If you’re in the SaaS business, it’s natural for you to worry about customer churn. Churn is what gives your customer success team fever chills, hurts your recurring revenue numbers, and anything beyond 5% will rock your company’s foundation.

But, can we leverage conversation intelligence to identify potential customer churn signals so that we improve our customer retention efforts? The short answer is yes, and this blog post explains how.

Let’s start with understanding the common reasons for customer churn.

Common reasons for customer churn

Customer churn is like the common cold —while everybody gets it at some point or another, some are more prone than others. The downside is—it’s hard to put a finger on something as a specific cause for customer churn. It’s usually a consequence of a set of things that may or may not be in your control.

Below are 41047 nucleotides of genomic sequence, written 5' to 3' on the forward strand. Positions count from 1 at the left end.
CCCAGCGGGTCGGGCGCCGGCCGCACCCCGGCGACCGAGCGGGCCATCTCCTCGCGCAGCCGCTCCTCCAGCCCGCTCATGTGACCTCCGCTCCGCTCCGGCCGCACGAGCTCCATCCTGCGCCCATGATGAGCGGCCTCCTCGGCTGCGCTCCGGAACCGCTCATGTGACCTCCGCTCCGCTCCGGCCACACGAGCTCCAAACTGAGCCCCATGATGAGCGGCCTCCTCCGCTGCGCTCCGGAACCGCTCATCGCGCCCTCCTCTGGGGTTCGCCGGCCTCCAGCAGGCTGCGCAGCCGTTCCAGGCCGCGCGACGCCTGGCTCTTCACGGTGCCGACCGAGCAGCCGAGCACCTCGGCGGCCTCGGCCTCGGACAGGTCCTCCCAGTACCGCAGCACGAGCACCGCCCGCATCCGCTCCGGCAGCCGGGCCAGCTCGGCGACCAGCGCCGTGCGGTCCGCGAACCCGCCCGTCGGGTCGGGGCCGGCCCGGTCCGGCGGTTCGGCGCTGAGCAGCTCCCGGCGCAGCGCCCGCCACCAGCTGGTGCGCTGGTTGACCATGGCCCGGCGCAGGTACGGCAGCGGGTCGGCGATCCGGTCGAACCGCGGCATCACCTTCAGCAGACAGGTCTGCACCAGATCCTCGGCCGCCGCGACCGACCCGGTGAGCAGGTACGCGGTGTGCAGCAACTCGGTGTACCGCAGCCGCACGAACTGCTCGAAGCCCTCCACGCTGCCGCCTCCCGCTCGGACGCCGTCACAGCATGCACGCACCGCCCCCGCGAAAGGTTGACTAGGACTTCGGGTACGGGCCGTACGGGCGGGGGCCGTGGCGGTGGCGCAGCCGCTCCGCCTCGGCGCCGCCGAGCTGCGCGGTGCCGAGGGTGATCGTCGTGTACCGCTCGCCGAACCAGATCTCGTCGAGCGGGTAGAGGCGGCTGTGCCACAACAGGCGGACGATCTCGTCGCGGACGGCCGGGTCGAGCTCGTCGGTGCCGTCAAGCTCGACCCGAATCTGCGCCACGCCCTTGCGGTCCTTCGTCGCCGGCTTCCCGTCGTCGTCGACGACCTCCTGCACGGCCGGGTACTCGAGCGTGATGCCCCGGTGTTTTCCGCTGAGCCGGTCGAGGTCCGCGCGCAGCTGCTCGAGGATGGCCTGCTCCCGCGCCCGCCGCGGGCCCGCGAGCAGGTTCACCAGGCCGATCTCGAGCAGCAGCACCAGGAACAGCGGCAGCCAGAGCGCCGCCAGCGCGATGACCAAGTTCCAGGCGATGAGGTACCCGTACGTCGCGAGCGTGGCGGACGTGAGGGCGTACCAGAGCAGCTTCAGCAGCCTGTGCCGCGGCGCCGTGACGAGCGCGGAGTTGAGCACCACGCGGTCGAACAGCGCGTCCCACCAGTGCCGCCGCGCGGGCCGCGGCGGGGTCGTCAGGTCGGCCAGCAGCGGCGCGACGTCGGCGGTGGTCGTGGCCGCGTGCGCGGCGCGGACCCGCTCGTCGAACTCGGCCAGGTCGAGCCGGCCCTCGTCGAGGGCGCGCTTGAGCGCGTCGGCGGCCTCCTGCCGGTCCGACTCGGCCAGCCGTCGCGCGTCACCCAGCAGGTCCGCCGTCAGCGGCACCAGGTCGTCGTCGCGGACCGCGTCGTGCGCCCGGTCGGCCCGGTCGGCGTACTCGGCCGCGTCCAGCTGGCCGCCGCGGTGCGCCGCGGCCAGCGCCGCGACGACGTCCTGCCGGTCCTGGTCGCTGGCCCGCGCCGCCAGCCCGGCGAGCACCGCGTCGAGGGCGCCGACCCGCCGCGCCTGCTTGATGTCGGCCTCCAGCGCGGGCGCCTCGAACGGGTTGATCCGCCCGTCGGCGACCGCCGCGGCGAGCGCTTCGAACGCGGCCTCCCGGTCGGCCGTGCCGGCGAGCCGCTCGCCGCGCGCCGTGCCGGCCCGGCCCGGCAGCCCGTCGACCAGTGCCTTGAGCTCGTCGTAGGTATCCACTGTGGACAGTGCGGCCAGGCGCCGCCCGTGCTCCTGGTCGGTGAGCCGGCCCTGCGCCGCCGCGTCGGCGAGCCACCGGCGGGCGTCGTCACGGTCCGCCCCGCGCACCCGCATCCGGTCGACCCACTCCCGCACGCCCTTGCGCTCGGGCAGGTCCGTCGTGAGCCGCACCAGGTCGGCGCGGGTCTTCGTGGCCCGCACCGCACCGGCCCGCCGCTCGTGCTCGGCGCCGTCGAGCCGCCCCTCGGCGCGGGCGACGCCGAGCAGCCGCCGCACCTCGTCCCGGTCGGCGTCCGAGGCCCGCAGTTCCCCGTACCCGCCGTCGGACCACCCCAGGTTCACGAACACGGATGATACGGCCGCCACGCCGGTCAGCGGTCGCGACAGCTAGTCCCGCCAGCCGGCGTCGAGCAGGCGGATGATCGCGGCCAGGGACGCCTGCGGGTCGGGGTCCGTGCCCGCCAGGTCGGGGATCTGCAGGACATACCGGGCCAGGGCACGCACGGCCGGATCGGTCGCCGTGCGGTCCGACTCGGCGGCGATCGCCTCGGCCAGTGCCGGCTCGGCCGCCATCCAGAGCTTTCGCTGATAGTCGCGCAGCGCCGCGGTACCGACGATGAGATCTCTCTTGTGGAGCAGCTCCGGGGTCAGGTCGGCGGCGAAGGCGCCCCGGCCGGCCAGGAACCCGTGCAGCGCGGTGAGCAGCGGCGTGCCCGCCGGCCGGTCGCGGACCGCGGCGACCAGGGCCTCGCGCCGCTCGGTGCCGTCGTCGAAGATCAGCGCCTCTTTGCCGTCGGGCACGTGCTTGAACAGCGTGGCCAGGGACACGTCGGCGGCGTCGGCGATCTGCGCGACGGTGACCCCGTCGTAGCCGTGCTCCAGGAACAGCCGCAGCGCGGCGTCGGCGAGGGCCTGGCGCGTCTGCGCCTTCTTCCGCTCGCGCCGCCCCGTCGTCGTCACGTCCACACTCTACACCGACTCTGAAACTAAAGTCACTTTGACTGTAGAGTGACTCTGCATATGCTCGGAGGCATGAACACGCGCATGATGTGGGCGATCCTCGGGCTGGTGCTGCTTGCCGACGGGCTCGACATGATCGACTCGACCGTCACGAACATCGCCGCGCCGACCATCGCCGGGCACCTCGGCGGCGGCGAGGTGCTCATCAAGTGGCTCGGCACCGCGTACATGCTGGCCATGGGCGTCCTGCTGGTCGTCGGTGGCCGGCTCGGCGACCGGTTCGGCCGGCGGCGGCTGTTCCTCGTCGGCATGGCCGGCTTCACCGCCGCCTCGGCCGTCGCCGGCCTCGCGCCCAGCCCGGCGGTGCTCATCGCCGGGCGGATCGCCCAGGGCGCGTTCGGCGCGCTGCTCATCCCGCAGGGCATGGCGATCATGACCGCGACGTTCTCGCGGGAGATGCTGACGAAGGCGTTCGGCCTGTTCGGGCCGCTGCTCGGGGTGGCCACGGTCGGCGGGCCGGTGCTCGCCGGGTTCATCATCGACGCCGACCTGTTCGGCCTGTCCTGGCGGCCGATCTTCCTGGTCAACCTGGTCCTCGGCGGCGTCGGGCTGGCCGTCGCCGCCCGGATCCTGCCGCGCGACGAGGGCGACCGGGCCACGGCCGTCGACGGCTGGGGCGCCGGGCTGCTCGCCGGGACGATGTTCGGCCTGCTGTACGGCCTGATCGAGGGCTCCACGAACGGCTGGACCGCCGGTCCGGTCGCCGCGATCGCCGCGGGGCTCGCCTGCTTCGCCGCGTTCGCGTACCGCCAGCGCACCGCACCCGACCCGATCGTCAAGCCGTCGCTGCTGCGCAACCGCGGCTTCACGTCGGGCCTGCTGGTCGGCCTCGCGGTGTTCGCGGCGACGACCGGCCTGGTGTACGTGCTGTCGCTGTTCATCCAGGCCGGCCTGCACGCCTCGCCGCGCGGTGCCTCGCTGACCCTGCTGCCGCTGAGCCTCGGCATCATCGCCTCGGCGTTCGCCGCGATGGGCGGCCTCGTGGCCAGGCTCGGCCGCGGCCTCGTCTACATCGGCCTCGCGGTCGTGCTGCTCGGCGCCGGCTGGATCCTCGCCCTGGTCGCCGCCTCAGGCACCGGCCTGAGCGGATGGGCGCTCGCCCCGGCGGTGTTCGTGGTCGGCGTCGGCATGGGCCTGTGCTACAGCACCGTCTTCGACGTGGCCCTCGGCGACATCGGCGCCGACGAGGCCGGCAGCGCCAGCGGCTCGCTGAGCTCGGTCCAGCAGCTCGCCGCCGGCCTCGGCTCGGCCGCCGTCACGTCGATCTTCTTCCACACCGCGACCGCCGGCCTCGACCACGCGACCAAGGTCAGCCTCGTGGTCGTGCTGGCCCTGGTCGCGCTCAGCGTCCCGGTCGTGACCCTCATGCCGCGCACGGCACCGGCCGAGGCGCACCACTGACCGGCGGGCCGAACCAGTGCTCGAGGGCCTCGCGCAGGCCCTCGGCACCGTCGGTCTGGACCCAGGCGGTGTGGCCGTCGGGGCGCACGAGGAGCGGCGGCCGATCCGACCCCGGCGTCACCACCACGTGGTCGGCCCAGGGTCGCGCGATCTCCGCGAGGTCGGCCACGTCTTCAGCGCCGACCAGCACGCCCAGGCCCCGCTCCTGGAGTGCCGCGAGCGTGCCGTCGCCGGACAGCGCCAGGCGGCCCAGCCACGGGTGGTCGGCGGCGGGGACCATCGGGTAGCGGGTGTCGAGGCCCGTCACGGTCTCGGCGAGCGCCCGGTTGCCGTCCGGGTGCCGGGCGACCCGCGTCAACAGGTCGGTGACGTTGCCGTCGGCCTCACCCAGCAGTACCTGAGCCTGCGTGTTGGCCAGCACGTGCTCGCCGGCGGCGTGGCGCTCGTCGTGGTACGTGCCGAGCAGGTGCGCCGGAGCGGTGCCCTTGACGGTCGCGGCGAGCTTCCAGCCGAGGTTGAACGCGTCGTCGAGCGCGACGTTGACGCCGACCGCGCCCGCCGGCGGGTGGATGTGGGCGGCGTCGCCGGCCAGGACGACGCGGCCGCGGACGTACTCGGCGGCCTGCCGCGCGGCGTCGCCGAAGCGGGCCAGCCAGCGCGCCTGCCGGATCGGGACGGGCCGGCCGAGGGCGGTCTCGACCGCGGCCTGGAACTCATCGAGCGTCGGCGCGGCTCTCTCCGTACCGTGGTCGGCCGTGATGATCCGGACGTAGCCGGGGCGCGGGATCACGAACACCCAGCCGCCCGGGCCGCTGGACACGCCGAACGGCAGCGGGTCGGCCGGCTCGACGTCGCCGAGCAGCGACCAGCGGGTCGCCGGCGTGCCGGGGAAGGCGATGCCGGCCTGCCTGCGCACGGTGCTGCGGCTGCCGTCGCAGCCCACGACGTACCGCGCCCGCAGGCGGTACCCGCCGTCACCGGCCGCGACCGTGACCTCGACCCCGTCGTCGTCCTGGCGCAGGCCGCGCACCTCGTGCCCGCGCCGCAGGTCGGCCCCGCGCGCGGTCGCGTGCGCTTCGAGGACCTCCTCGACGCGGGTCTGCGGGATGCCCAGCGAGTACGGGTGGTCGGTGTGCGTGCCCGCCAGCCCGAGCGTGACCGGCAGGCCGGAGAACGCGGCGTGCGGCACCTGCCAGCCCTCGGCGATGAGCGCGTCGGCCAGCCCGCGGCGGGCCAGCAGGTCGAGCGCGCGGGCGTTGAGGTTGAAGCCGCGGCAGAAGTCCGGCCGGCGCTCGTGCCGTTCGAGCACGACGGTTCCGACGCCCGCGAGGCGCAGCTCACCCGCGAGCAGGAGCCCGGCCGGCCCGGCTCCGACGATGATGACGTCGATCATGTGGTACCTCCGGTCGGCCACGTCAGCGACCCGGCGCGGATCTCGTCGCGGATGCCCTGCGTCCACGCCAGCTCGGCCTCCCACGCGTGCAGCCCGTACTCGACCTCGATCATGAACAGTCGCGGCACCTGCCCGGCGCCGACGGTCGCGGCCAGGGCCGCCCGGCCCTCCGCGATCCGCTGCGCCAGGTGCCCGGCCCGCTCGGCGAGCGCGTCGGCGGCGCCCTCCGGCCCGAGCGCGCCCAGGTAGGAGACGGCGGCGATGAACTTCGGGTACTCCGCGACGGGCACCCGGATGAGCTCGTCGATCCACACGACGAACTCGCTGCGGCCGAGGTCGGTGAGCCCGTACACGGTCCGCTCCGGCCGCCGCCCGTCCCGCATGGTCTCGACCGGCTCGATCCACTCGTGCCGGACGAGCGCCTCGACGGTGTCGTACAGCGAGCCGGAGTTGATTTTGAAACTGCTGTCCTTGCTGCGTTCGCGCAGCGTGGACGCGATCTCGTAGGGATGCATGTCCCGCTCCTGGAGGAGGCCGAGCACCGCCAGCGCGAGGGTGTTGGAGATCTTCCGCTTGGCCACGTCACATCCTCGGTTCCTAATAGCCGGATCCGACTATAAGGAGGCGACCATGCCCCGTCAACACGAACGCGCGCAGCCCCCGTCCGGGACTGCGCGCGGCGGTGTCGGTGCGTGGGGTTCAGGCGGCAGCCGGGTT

Here are some common, addressable reasons for customer churn:

1. Poor product-customer fit

When customers sign up for your product, they usually have clear goals they want to achieve using your product. They will stick around if they get the results they want and abandon your ship if the investment on your product doesn’t justify their return on investment (ROI).  

That said, sometimes we don’t realize poor-customer fit until it’s kinda late. For instance, it could be your brand and marketing hype that brought a customer on board, and this is where a thorough qualification process helps. You’re better-off listening to the early tell-tale signs of misfit than ignoring it for short-term gratification.